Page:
Medical Intensive Care Unit (MICU)

BIDMC: PGY1 interns spend 4 weeks caring for critically ill patients as part of the MICU team. They are also responsible for responding to cardiac arrests in the hospital. A significant amount of procedural skills are learned and reinforced in the MICU. Emergency Medicine interns are supervised and taught by medical attendings and fellows as well as senior medical residents.


PGY1 interns spend 3 weeks on the anesthesia service under the supervision of anesthesiology attendings and residents. They develop skills in emergency airway management, the use of paralytic agents and general anesthetic agents. The interns receive instruction on rapid sequence induction, oral awake intubation, nasotracheal intubation, fiberoptic intubation, use of the intubating laryngeal mask airway, central line placement, and arterial line placement. They also assist in the performance of complex procedures such as transesophageal echocardiography and regional nerve blocks. They spend an additional dedicated week for ultrasound.


PGY1 interns spend 2 weeks caring for obstetrical patients and performing vaginal deliveries under the supervision of obstetrics and gynecology residents and attendings. As the junior resident on the service, interns have ample access to normal vaginal deliveries and episiotomy repairs. Residents also first-assist on c-sections and participate in high-risk deliveries. In addition, they gain experience in performing first trimester ultrasounds.

Red Zone
This 2 weeks rotation is designed to give interns a dedicated exposure to critically ill medical and trauma patients in the emergency department. Working alongside the EM2 and EM3 residents, interns see all patients in the highest acuity zone in the BIDMC emergency room. During this rotation, they have the opportunity to observe and perform various procedures, which could potentially include intubation, central line placement, lumbar puncture, arterial puncture and line placement, conscious sedation, fracture reduction, and others. Some dedicated time is also spent working with nursing and tech staff in the red zone, learning more about the role of these providers in caring for critically ill patients in the emergency department.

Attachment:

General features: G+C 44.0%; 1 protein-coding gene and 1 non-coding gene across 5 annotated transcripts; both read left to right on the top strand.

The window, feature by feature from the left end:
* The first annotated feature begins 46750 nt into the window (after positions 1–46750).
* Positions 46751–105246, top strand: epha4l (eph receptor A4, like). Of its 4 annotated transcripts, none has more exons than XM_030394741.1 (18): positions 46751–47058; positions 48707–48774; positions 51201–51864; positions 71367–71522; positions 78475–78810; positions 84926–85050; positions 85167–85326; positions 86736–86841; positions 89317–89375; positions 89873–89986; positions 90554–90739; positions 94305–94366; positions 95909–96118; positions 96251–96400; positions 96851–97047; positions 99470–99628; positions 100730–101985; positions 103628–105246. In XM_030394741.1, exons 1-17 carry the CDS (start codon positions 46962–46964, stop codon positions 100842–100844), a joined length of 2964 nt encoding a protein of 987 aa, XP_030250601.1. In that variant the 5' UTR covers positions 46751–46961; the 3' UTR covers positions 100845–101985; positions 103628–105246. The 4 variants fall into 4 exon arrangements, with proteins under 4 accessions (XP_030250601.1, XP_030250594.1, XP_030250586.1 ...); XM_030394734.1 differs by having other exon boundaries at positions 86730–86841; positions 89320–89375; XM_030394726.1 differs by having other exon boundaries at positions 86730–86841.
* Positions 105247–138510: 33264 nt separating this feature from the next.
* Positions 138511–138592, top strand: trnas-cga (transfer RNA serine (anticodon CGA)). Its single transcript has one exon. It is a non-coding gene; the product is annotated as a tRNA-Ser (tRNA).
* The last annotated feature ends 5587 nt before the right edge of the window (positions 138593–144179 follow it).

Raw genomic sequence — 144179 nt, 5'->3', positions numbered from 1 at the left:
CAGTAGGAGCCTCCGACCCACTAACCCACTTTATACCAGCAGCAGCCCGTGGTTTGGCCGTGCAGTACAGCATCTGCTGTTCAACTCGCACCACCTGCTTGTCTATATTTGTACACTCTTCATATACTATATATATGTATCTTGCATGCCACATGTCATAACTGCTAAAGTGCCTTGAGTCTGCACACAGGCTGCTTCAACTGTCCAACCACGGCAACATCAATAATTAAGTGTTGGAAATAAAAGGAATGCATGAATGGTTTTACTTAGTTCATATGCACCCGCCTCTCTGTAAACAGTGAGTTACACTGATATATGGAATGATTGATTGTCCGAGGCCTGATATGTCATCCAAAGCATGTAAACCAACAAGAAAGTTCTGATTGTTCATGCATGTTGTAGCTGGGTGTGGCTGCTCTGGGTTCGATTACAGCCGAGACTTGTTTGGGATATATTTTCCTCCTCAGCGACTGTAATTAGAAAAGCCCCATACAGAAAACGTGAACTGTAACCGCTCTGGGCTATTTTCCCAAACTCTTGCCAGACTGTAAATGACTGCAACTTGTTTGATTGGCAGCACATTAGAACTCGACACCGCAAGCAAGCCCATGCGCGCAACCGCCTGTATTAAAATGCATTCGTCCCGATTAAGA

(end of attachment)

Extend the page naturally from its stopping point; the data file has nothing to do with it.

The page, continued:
PGY1 residents spend three weeks on the ultrasound rotation. Designed to complement the residency ultrasound curriculum, the resident further refines his or her skills in ED bedside ultrasound. Abdominal, OB-GYN, trauma, echo, and procedural ultrasound are emphasized. Hands-on experience is supplemented by computer simulations and readings. 

Urgent Care

PGY1 residents spend one week at our BIDMC-Chestnut Hill Urgent Care site learning to treat a breadth of acuity in an efficient manner with high patient volumes. This rotation is designed to complement the BIDMC ED experience, with residents working directly under the supervision of our BIDMC emergency medicine attendings. Residents learn to treat common medical presentations and become facile with common bedside procedures.